1963 / Best Director

Film #600: Hud (1963)

It’s time to celebrate another milestone as this post marks the 600th film I’ve reviewed on this blog however, like a lot of these movies, it’s not one that I particularly knew about before. In fact the only facts I had about Martin Ritt’s Hud going in were that it won a handful of Oscars including two acting awards despite not garnering a Best Picture nod. We’ve met Ritt a couple of times before as he helmed Best Picture nominees Sounder and Norma Rae however Hud was the only film for which he himself was nominated for Best Director. The film is also one of many which makes me wonder why it took the academy till 1986 to give Paul Newman an Oscar as he was absolutely electrifying during this period of his career.

Newman plays the titular Hud; the hard-drinking, womanising son of a Texas ranch-owner who has a rocky relationship with his father who blames him for the accident that killed his other son. Hud’s father Homer now lives on the ranch with Hud’s nephew Lonnie; an impressionable teenager who worships his uncle and is starting to become interested in girls. The ranch’s other occupant is Alma the housekeeper who is seemingly attracted to Hud whilst also having to evade various advances made by the over-eager Lonnie. Early on in the film Homer calls Hud to the ranch as he suspects something’s wrong with his herd of cattle with his son advising him not to inform any authorities. However, unlike his son, Homer does things by the book and when the vet comes to review the cattle he informs the rancher that there may be an outbreak of foot and mouth disease on his property. Meanwhile, Hud also seems to be leading Lonnie astray, getting him into bar fights which infuriates Homer leading to a blow-out row regarding Lonnie’s father’s death. The feud between father and son only intensifies when Hud tries to take control of the ranch claiming Homer is no longer capable of making the right decisions. Meanwhile an angry Hud also tries to attack Alma which leads to her leaving the Bannon household once and for all, which to me was a shame as I found her to be a character who never realised her full potential. The final third of Hud is rather emotionally gruelling as Hud loses the cattle, his father and the respect of his nephew before a final fading shot of the swaying pull-ring of a window shade on the ranch.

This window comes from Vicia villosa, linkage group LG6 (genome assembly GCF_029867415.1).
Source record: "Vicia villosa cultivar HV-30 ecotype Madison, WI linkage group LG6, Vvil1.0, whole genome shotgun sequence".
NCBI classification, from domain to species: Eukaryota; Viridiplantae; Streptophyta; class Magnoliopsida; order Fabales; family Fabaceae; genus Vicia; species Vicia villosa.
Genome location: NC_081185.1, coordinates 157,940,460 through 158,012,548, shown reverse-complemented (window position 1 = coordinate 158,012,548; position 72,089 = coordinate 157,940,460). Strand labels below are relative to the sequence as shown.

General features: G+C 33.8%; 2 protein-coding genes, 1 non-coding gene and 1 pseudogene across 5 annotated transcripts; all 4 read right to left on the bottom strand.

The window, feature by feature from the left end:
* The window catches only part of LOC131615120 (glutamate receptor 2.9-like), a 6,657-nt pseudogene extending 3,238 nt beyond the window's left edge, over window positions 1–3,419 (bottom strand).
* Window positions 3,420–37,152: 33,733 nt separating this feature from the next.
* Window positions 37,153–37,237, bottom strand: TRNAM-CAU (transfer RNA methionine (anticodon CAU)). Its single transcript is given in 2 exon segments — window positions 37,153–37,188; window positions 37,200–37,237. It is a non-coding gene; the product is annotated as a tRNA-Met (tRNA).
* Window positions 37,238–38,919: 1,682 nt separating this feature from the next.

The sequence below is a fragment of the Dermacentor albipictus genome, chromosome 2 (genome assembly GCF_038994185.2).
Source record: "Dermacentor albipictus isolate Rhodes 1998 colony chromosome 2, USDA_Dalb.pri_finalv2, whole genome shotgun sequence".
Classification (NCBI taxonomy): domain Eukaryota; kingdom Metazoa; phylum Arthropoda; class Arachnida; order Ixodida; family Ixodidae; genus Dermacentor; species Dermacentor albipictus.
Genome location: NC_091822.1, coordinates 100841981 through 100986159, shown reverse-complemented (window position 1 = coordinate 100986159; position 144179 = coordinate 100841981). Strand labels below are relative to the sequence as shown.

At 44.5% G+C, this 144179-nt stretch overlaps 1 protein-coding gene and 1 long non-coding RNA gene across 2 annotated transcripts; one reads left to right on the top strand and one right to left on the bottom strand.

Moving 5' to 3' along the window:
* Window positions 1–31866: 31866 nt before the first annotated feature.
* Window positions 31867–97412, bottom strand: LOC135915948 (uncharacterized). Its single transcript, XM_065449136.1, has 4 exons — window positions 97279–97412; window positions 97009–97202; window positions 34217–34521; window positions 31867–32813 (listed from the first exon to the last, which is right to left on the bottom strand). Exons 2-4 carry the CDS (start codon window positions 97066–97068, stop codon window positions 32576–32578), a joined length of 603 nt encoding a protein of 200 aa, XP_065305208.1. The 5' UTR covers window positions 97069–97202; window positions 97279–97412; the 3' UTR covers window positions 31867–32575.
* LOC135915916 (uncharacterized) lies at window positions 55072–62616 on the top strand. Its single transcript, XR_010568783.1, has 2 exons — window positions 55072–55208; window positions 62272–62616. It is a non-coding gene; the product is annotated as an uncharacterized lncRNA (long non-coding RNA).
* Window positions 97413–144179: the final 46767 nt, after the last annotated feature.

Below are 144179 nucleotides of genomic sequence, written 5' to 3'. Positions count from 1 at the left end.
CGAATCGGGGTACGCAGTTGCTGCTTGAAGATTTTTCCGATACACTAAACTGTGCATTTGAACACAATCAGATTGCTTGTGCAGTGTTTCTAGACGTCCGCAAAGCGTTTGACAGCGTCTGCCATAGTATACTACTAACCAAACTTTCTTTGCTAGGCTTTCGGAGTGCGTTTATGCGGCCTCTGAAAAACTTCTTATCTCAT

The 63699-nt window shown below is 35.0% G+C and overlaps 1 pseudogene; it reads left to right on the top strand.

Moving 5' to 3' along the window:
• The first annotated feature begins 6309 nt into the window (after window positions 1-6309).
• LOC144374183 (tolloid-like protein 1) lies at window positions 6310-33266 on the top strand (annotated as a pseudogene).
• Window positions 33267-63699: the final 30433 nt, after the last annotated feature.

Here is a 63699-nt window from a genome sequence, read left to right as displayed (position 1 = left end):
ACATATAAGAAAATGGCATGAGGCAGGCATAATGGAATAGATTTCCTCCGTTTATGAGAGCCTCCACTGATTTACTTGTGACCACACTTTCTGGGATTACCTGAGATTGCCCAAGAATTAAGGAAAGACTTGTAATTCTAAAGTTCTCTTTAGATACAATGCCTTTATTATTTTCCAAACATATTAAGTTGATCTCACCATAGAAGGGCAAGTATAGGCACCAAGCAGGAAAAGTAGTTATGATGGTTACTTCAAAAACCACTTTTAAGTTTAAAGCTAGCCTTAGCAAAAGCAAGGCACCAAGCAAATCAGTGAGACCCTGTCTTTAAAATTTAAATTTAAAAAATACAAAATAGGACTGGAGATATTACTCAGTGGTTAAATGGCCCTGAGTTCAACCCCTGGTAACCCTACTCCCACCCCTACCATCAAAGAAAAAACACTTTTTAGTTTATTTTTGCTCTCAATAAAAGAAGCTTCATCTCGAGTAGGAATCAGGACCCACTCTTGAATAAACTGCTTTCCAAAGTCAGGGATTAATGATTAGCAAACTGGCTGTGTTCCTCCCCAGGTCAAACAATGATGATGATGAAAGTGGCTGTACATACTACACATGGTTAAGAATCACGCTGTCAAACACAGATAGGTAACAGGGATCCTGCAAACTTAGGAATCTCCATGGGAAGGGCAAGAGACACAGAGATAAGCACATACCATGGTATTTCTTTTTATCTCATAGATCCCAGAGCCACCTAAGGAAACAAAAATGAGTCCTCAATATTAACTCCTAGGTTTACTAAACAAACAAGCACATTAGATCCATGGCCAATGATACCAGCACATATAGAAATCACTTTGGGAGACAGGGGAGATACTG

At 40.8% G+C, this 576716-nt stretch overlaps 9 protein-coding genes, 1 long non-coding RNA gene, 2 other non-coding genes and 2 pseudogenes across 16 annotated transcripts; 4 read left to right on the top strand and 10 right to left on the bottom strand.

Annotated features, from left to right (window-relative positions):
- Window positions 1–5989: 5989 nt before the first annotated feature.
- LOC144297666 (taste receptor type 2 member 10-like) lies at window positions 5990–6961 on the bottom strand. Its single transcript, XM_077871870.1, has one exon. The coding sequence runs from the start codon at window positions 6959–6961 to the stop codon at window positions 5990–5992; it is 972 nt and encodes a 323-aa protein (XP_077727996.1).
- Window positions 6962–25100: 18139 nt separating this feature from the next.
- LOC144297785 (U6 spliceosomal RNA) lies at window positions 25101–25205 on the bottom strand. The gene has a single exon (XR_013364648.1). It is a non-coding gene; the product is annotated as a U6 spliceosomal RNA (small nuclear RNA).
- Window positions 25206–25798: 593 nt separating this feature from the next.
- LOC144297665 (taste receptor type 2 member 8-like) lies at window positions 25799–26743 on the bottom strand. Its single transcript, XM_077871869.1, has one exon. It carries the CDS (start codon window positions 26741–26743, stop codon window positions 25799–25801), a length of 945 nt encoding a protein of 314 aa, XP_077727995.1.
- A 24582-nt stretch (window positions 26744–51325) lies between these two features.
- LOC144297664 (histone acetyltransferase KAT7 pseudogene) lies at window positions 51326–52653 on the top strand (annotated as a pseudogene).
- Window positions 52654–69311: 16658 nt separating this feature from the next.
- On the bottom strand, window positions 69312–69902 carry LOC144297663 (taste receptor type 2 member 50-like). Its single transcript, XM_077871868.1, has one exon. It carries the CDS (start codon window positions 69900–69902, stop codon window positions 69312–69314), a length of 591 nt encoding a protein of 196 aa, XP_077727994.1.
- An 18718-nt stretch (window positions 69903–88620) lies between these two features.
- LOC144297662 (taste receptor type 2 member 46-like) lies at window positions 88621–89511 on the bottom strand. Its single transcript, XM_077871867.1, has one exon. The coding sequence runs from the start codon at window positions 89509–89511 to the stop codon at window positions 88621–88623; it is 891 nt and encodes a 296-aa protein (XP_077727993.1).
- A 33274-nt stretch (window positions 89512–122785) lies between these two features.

After the enclosed settings of both The Collector and Detective Story, it was great to finally get outside with Hud which has probably more exterior shots than any film I’ve watched in a while. In some ways Hud owes a debt to the westerns of the previous decades whilst at the same time hinting at something more modern. The key difference between Hud and a lot of the classic westerns is the tensions between the old and the new; represented by Homer and Hud. Whilst Hud wants his father to get rid of the cattle and drill for oil on the ranch, his old-fashioned father likes the dependability and companionship that his livestock give him. It was this sort of tension between the way America was and the way it was becoming that made Hud feel like a relevant picture in both the 1960s and oddly in 2017. The Texan scenery was incredibly well-shot by cinematographer James Wong Howe; who utilised black and white photography to elevate the film’s dramatic propensities. Howe’s use of close-ups let the audience get a feel for the action even in the film’s more uncomfortable moments such as when Homer is forced to shoot all of his cattle following the foot and mouth diagnosis. Additionally, Howe used light and shadow beautifully in the scene in which Hud attempts to rape Alma as he almost plays with what we can see on screen. For his work on Hud, Howe was rewarded with a cinematography Oscar although he wasn’t the only member of the cast to be rewarded for their contribution to the movie.

Aside from The Miracle Worker, Hud is the only film to win two acting Oscars despite not garnering a Best Picture nomination itself. Melvyn Douglas’s supporting actor win is more than understandable as he breathes life into what could be a very stereotypical character. Douglas makes understand Homer as a character and especially his feelings of both love and hate towards his only living son. Patricia Neal’s win is a little less easy to understand, not because she doesn’t deliver a fine performance as Alma, but because she’s on screen so infrequently. If Neal had won the Supporting Actress award then that would’ve made sense but putting her in the main Best Actress category made very little sense. Whilst she gives a worldly-wise turn and performs all her scenes with a certain vigour, I can’t see anybody justifying her appearance in the movie as anything more than a supporting one. Whilst I have one more film to watch before I assess the lay of the land in the 1963 Best Picture category I can already state that I feel Hud deserved recognition in the top category. In my opinion it could easily have replaced old-fashioned anthology film How the West Was Won as Hud was much more of a modern western that reflected the changing moods of the time. However, it appears that in the early 1960s the academy hadn’t quite moved with the times themselves yet and that will be reflected more when I take an in-depth look at the 1963 ceremony in the next post.

In the meantime I’d like to say thanks for reading this post especially if you’ve stuck with the blog since the beginning and I’m sure things can only get better from here on in.

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